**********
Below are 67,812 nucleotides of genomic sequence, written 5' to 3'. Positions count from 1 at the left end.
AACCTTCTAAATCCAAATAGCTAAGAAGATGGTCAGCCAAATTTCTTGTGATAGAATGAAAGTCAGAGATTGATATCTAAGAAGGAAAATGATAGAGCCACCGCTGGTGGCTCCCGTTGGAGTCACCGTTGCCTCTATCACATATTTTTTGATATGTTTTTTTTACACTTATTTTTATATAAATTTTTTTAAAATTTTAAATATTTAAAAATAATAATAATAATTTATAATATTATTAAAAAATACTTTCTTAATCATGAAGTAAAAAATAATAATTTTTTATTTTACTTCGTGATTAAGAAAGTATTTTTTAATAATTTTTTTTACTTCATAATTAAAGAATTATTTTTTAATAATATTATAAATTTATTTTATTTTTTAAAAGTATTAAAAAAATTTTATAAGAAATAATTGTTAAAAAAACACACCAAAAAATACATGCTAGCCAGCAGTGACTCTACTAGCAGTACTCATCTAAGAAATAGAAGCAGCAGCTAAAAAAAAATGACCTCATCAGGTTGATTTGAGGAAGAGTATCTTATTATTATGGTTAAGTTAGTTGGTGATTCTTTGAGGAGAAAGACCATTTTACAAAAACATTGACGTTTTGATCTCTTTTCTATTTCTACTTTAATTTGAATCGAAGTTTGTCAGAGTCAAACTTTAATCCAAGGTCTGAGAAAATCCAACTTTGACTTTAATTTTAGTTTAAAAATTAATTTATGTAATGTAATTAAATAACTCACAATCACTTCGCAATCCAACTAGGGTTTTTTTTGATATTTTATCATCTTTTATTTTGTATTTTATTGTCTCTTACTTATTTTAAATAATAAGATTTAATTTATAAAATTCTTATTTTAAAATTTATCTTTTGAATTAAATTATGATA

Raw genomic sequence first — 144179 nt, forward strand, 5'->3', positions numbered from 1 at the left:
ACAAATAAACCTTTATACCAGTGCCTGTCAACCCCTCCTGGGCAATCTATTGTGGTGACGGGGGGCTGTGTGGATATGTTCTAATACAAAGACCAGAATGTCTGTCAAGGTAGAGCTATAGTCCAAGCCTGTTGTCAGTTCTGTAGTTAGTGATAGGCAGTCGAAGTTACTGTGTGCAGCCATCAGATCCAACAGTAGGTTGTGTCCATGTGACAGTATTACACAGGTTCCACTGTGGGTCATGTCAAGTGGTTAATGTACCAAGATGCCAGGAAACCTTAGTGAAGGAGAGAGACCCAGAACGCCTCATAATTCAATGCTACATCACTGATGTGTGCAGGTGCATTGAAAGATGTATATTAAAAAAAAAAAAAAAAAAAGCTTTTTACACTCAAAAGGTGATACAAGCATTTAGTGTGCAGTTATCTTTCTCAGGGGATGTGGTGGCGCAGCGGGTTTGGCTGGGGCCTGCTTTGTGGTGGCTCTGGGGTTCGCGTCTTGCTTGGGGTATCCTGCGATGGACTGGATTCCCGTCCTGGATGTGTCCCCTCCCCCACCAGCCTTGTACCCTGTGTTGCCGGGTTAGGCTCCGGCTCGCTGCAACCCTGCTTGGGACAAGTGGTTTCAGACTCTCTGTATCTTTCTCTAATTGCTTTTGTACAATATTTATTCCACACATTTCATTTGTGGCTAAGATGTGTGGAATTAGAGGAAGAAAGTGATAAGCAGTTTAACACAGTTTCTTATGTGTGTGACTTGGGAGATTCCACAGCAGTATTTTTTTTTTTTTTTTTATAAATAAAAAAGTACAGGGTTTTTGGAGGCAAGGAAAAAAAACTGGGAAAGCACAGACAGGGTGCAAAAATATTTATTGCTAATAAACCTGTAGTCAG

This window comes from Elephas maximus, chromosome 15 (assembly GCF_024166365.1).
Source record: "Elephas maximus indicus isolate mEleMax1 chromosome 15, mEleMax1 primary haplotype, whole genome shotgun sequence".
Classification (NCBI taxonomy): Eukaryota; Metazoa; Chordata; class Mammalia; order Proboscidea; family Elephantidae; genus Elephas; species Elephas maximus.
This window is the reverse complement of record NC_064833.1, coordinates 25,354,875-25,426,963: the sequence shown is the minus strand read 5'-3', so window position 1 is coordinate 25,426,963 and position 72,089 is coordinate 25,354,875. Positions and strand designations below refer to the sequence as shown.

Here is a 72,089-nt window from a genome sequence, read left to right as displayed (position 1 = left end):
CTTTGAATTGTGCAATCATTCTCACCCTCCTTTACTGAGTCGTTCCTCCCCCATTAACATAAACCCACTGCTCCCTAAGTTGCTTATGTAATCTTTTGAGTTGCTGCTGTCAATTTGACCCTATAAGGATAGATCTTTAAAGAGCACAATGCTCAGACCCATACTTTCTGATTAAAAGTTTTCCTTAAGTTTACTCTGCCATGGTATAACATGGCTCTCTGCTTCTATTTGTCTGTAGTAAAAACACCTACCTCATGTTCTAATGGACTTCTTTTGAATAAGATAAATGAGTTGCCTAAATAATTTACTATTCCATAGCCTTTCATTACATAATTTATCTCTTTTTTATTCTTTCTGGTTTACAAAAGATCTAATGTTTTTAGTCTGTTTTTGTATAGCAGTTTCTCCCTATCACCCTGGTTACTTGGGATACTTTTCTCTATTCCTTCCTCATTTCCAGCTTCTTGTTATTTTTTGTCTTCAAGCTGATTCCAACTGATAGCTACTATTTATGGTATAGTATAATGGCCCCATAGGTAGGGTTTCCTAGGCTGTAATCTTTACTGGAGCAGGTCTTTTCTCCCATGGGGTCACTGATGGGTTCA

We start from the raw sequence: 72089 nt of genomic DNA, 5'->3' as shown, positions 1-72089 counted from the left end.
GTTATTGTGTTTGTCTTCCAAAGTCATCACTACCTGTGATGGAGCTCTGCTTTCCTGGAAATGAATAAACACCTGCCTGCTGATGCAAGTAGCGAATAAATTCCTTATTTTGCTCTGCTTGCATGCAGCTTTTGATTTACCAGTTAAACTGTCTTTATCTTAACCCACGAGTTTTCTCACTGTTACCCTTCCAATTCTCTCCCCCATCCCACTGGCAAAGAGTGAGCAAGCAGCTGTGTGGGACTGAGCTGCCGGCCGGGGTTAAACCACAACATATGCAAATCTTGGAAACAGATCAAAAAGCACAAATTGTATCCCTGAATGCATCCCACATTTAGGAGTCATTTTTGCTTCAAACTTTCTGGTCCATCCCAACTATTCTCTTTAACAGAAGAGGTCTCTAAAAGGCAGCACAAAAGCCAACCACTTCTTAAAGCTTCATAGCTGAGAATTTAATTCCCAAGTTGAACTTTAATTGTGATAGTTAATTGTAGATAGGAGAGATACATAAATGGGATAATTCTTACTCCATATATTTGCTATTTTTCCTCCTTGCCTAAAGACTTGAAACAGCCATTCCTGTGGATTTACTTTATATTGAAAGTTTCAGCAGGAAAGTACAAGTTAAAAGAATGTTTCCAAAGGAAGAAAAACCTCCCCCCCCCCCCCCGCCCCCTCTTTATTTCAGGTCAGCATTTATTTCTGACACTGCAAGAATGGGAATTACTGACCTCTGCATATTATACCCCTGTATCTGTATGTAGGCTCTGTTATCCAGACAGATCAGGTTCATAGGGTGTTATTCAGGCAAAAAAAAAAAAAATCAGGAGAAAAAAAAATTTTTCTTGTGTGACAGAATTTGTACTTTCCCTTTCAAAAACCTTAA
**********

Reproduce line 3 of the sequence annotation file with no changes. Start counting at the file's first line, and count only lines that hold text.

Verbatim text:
Raw genomic sequence first — 144179 nt, forward strand, 5'->3', positions numbered from 1 at the left: